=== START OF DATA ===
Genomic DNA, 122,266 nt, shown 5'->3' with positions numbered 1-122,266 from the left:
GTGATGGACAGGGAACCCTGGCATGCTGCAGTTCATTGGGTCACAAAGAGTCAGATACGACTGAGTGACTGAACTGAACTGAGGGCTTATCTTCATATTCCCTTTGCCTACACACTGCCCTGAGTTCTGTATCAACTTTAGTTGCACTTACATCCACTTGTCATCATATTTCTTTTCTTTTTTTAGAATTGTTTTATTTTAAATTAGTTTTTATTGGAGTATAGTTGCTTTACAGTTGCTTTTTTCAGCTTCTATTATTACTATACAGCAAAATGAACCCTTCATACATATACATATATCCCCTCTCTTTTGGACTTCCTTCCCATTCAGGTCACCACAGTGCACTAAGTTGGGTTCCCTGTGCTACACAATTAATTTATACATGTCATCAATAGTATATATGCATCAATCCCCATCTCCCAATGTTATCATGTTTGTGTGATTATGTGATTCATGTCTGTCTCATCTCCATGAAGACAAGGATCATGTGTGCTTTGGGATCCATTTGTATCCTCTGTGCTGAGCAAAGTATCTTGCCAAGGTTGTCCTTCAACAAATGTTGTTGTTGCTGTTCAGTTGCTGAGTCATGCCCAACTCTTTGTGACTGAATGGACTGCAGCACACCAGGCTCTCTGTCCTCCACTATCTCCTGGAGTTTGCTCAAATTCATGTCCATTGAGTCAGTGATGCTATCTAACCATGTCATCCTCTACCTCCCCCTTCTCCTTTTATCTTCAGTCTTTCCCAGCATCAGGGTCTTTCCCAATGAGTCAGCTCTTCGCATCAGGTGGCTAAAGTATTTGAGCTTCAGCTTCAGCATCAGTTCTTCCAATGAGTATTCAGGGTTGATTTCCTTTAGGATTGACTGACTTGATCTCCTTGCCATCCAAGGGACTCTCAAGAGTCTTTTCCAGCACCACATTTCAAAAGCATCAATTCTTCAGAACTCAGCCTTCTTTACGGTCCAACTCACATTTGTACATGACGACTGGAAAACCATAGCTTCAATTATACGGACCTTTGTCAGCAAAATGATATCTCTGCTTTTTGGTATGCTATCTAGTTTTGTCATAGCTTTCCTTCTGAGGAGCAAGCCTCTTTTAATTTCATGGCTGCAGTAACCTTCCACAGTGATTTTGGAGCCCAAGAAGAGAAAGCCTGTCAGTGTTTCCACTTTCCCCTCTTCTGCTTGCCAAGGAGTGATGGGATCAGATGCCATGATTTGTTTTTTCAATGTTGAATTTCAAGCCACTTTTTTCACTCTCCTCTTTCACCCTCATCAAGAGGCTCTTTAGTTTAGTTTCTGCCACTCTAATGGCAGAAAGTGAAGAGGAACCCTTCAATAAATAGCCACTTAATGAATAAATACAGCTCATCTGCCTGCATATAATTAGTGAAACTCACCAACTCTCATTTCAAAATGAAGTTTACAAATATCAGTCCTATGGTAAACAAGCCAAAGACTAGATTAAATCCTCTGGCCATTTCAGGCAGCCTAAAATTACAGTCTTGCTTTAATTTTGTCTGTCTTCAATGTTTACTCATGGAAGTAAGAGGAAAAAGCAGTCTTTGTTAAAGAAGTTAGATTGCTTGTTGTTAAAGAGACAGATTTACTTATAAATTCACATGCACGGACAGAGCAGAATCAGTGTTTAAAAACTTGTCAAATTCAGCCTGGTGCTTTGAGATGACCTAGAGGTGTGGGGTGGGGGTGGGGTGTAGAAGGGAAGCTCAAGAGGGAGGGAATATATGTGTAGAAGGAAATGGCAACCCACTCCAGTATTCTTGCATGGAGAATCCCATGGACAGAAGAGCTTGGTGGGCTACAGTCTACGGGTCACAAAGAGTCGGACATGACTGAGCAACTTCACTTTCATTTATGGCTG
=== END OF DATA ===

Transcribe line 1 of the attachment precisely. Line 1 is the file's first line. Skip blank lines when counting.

Genomic DNA, 122,266 nt, shown 5'->3' with positions numbered 1-122,266 from the left: